Cargo Cultists, Part Three: Is Mort A Cargo Cultist?

My colleague Mike, in a comment in yesterday's entry, mentions "Mort".  Who is this Mort guy?

At Microsoft, we do a lot of market research, and frequently discover that large segments of our customers have characteristics in common.  It's a lot easier to talk about these customer segments if we take one prototypical example of that segment and give them a name.  It's a lot easier to say "Mort likes Intellisense" than "the professional line-of-business programmer who lacks a degree in computer science but has a great deal of familiarity with Office and VBA, and who typically writes productivity applications shared amongst his coworkers, likes Intellisense."

There are many of these prototypical customers but the three we talk about most often on the Visual Studio team are Mort (the line-of-business developer), Elvis (the professional application developer) and Einstein (the expert on both low level bit-twiddling and high-level object oriented architectures.)  Elvis and Einstein got their jobs by studying computer science and going into development as a career.  Mort comes to a development position via his line of business -- he's an expert on frobnicating widgets, and one day realizes that his widget tracking spreadsheets could benefit from a little VBA magic, so he picks up enough VBA to get by.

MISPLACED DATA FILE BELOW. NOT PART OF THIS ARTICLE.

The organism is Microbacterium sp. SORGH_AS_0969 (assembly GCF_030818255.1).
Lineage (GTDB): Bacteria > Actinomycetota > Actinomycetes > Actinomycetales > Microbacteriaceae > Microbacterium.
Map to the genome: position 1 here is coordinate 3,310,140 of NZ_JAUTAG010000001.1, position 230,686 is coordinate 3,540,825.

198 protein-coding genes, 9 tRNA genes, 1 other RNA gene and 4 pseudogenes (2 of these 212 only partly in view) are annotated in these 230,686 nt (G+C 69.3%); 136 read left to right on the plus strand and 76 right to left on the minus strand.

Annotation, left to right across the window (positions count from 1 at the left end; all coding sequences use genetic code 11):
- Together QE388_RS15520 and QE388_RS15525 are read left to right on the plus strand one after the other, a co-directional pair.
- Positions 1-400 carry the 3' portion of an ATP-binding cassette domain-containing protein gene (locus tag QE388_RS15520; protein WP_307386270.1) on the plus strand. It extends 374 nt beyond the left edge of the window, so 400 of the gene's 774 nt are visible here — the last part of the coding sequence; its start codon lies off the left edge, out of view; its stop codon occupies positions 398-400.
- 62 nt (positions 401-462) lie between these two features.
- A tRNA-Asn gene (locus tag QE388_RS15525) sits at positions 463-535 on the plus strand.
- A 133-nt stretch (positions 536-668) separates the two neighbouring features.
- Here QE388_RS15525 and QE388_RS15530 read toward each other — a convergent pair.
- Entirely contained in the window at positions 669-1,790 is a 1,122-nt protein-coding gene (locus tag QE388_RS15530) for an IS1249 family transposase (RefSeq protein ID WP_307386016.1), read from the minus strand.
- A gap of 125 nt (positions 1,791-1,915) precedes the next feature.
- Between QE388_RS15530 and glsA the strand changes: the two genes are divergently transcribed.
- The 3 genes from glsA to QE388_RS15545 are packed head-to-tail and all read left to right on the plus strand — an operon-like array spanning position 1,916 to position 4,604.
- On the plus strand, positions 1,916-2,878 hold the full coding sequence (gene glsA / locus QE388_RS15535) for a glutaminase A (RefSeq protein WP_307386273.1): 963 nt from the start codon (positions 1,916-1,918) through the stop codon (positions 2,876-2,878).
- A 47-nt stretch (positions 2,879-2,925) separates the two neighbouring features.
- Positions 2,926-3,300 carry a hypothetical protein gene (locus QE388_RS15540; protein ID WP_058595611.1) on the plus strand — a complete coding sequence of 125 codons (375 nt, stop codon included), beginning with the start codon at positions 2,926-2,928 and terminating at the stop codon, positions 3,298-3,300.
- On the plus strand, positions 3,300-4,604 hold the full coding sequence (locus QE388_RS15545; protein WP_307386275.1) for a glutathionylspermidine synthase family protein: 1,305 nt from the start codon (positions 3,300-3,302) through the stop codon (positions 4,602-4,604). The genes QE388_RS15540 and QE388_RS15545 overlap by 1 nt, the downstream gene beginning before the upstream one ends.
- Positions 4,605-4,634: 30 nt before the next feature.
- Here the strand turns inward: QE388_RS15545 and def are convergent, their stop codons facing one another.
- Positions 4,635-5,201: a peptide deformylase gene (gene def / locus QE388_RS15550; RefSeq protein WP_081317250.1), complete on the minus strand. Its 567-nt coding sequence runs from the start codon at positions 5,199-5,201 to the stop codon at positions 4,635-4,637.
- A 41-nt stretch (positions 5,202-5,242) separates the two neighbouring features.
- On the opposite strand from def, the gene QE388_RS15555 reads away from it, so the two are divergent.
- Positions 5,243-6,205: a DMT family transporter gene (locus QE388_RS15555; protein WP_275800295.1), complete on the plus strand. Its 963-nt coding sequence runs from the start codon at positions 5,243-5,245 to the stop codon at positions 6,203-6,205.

Clearly Elvis and Einstein are not Cargo Cult Programmers -- Elvis wouldn't last a month and Einstein's entire reason for continued breathing is directly opposed to Cargo Cult Programming.  Is Mort a Cargo Cult Programmer?

Though Mort is more likely to be a Cargo Cult Programmer, I don't think that he necessarily has to be, and I certainly think that he does his job better if he is not!  Yes, Mort doesn't understand OOP, but for the kinds of problems Mort solves, he doesn't need to know what inheritance is or how polymorphism works.  Mort's programs tend to be straightforward procedural manipulation of object models and strings, with a few loops and subroutines thrown in here and there.  Mort does understand that stuff, and often has a quite sophisticated understanding of the practical uses of the object model.